You know that friend — or maybe you are that friend — who relentlessly roasts their own body? A pinch of fat here, a growing zit there… it’s all self-shaming, all the time.

Chronic toxic self-talk about your body sometimes indicates a mental health condition. We all have down days, but obsessive dissatisfaction could be a symptom of body dysmorphia.

Sound familiar? Let’s dive into the deets on dysmorphic disorder (BDD).

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Here’s the expert-approved definition: Body dysmorphic disorder (BDD) is a “preoccupation with one or more perceived defects or flaws in physical appearance that are not observable or appear slight to others.”

Folks experiencing body dysmorphia can seem obsessed over the tiniest of flaws. They bring it up in conversation. They frequently fall down the rabbit hole of fast fixes on the internet. They feel sad or angry or anxious about their so-called defects.

But the tricky thing about body dysmorphia is that it’s marked by inaccurate perceptions, so people experiencing it might not know they see themselves through a distorted lens.

In fact, an old 2012 research review found that most peeps experiencing BDD had “poor or absent” awareness of the psychological roots of their obsessions.

Body dysmorphic disorder is a documented mental health condition. Only a mental health professional can give a true diagnosis.

That said, there are some clear behavioral and mental signs of body dysmorphia.

Behaviors: What body dysmorphia looks like to others

Do you have a friend or loved one who can’t stop, won’t stop making negative comments about their own body? That’s cause for concern.

Here are some behaviors exhibited by folks living with BDD:

  • frequent comments over an imaginary flaw
  • over-the-top reactions to innocuous physical imperfections like fine lines, a little fat upper pubic area, or saggy boobs
  • repetitive mirror checking *or* avoiding mirrors
  • compulsive grooming habits that interfere with daily schedules
  • frequent comments about other people’s bodies or faces

Over the last few years, researchers have also started digging into a potential link between BDD and excessive selfie-taking and social media obsession.

Inner dialogue: What body dysmorphia feels like

Here’s the thing about BDD: Your inner critic seems reliable, but it’s not. Acknowledging a skewed sense of reality can be jarring, but pinpointing the problem is a step in the right direction.

Here are some mental and emotional symptoms of BDD:

  • preoccupation with the way a part of your body looks
  • feeling emotionally triggered when you see yourself in the mirror or pictures
  • extreme self-consciousness
  • feeling unable to stop picking at your hair or skin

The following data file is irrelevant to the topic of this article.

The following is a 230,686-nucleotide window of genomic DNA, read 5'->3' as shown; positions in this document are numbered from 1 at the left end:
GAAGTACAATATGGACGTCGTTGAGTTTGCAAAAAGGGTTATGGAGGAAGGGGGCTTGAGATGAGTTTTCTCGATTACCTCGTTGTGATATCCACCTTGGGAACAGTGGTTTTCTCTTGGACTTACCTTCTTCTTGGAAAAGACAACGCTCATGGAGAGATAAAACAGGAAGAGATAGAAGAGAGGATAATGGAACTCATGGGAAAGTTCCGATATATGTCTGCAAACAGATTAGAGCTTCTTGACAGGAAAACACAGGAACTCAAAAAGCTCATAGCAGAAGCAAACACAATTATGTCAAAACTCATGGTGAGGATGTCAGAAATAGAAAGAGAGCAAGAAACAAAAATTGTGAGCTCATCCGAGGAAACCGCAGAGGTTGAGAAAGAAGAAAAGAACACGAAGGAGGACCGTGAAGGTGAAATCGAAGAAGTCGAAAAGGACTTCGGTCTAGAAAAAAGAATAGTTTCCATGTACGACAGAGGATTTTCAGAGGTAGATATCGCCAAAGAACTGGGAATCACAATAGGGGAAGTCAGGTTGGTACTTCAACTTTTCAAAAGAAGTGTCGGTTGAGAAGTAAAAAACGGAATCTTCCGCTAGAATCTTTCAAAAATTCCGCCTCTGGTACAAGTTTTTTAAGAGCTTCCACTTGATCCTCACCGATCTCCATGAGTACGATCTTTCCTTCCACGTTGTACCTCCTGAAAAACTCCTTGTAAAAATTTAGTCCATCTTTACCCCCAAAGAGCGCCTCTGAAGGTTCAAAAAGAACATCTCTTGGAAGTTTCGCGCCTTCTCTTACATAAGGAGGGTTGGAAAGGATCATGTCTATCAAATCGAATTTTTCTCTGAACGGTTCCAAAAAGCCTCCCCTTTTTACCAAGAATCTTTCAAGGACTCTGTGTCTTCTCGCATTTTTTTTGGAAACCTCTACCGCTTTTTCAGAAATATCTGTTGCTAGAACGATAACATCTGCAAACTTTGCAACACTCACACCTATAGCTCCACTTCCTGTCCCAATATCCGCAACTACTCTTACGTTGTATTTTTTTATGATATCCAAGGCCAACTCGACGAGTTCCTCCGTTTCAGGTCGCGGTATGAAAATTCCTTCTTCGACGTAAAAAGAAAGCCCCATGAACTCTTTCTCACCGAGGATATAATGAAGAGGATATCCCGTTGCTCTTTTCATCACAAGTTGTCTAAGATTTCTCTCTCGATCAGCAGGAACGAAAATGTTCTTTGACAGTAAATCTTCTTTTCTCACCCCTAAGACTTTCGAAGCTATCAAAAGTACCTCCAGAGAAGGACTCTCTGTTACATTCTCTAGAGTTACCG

• comparing yourself to others even though it always makes you feel bad

“I hate my…”: Common areas of focus

BDD usually involves obsession over a specific body part or issue. A few:

The intensity and focus of the preoccupation might ebb and flow, but general dissatisfaction with appearance remains. As you can imagine, this discontent can severely affect day-to-day activities, unleashing bouts of social isolation and even depression or anxiety.

Whether you have a BDD diagnosis or not, obsession over your body’s flaws can indicate a deeper mental health concern. Symptoms of obsession, self-hatred, and chronic low self-esteem warrant a chat with a doctor or mental health professional.

Here’s what they might suggest.

Talk with a therapist

Cognitive behavioral therapy (CBT) is a type of talk therapy frequently recommended for folks with BDD. You’ll be able to talk through your triggers, anxieties, and stressors with a trained pro who can teach you to process your emotions.

CBT is designed to help you unpack your thoughts and feelings objectively. By understanding your thought processes, you can suss out which internal dialogue is accurate — and which isn’t.

SSRI scrips

Depending on the severity of your BDD, your doc might recommend a specific type of antidepressant: selective serotonin reuptake inhibitors (SSRIs). These prescription drugs help increase your “happy hormones.”

Way back in 2004 (remember the “Napoleon Dynamite” craze?), researchers found that people with BDD benefitted from a higher dose of SSRIs than what is typically used for depression. So, if you’re *already* taking antidepressants and still spiraling with negative self-talk, talk with your doctor about a different dose or medication.

Practice positive self-talk

The only human you’ll spend your whole freaking life with is you. (Read that again. We’ll wait!)

Your body is your home, and you have a responsibility to love and care for it. That includes nurturing a positive inner dialogue.

So, whether your body fat is 6 percent or 26 percent, whether you’re hairy or balding, whether you have zits or wrinkles (or both!), your body’s a veritable masterpiece.

Think about it: Your body takes you all places. It allows you to savor your favorite foods or participate in your favorite activities. It *feels* things — everything! It gives and receives love. It’s pretty damn amazing. So, thank it often and thank it out loud (we dare you!).

  • Body dysmorphic disorder (BDD) is a mental health condition characterized by preoccupation with perceived aesthetic flaws.
  • BDD can lead to social isolation, anxiety, and depression.
  • Treatment for BDD could include talk therapy, antidepressants, or both.
  • Practicing self-love and self-care can be helpful if you have BDD *or* are experiencing negative thoughts about your body.
  • If your obsession with aesthetics or emotional distress over your body interferes with your daily activities, it’s time to talk with a doctor.